“With increased uncertainty in the Middle East from where much of our oil and refined fuel comes, and the growing uncertainty in our own region due to great power tensions and the unpredictability of the US as a stab­ilising force, a review of Australia’s liquid fuel reserves is even more crucial now to Australia’s national security,” he said.

“It’s disappointing and potentially dangerous that the review has been delayed, given that the bureaucracy also has to complete an overall energy review in 2019.”

Experts have echoed these claims. Dr Paul Barnes, head of Risk and Resilience Program at Australian Strategic Policy Institute, told he’s concerned by the lack of information regarding a federal government review into domestic fuel security.

“The fact that the review results are delayed is a concern … we have been teetering on the edge for some time,” he said.

“One issue today that is a concern for all Australians is that just because we haven’t had a problem with fuel security in the past, it doesn’t mean we will never have one in the future - it doesn’t make logical sense.

“We need to do our full due diligence, not just regarding fuel reserves but the broader issue of supply chains.”

Dr Barnes said Australia was at the end of the supply chain which meant we were vulnerable to geopolitical disturbances that could affect supply, such as tension in the South China Sea and on the Korean peninsula.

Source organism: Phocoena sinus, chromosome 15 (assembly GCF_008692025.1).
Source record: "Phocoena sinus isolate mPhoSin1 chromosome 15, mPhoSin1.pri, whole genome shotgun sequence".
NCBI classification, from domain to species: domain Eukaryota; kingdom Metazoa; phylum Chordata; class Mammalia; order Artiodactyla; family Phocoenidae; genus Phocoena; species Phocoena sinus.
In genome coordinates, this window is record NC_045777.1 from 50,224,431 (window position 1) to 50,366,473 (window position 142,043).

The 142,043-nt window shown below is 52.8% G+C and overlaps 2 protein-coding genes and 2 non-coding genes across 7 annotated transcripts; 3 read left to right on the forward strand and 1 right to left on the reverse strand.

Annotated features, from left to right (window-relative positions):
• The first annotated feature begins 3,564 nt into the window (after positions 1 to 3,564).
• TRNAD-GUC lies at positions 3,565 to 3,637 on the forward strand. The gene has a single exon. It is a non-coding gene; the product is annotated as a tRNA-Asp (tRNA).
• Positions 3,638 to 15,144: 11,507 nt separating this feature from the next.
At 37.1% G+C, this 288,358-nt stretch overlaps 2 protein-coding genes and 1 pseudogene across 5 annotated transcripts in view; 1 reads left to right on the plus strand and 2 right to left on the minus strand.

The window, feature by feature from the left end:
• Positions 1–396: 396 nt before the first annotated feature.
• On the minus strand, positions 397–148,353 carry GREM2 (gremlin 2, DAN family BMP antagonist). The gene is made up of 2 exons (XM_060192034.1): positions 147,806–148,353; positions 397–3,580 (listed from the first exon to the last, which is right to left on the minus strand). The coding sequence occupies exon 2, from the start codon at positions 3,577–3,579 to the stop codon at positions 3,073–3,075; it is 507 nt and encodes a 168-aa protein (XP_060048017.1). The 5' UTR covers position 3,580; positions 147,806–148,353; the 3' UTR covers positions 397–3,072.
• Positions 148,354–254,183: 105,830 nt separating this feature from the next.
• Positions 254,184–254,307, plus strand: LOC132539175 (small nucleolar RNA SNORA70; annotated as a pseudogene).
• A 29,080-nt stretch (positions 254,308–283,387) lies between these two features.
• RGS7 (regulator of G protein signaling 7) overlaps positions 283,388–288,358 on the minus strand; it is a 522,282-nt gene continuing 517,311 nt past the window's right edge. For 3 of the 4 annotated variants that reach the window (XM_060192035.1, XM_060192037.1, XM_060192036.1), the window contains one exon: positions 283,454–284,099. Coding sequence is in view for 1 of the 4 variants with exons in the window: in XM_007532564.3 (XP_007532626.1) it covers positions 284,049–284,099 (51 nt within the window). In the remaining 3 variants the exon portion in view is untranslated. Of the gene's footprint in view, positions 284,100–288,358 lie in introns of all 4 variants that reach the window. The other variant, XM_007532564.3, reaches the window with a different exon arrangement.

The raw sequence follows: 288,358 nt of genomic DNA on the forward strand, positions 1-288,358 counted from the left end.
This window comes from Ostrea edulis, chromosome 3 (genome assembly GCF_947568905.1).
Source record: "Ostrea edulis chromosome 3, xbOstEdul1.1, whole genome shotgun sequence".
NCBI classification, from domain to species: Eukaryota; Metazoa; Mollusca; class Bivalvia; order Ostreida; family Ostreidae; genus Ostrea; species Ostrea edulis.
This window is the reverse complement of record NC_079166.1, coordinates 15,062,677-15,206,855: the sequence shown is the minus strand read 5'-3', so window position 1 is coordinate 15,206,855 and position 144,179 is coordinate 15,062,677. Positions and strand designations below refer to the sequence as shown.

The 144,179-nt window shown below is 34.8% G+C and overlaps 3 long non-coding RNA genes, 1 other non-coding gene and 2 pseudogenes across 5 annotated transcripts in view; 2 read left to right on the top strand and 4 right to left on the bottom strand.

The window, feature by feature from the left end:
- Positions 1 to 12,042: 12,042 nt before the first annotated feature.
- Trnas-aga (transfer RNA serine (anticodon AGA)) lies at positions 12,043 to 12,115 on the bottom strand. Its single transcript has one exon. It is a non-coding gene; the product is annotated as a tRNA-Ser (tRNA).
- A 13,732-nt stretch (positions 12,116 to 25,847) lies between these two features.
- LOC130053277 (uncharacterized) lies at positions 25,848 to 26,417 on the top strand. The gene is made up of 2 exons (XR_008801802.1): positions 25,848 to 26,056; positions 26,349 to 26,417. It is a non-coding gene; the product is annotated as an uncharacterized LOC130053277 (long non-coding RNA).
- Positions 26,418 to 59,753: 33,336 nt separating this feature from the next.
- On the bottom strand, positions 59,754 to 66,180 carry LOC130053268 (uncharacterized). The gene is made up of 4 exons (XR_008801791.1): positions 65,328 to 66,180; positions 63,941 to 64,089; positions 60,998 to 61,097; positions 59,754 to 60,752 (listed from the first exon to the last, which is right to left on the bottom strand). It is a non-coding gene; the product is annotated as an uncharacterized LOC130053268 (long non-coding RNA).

“The Australian people are not stupid and they can see through the illogical argument that we can predict the future just because we’ve never had a problem in the past.

“The world is changing, and where we get many of our imports from are from locations close to geopolitical distress.

“We need to get clear direction from the government in the form of a completed review that needs to be published and discussed.”

Last May, then-Energy Minister Josh Frydenberg ordered an urgent review of Australia’s liquid fuel reserves, after the country dipped below 50 days.

Mr Molan warned that Australia was one of the few places in the world without a government-mandated strategic reserve of fuel, and that if conflict broke out in our region and current stockpiles of petrol, diesel and aviation fuel ran dry, the military would effectively be grounded.

“I can’t imagine that armoured vehicles in the forces in the near future are going to work off renewables or off electricity or off whatever,” he told last year.

A spokesperson for the Department of the Environment and Energy said: “The Government is continuing to engage stakeholders and expects to release the review in early 2019.”


 Posted by John J. Ray (M.A.; Ph.D.).    For a daily critique of Leftist activities,  see DISSECTING LEFTISM.  To keep up with attacks on free speech see Tongue Tied. Also, don't forget your daily roundup  of pro-environment but anti-Greenie  news and commentary at GREENIE WATCH .  Email me  here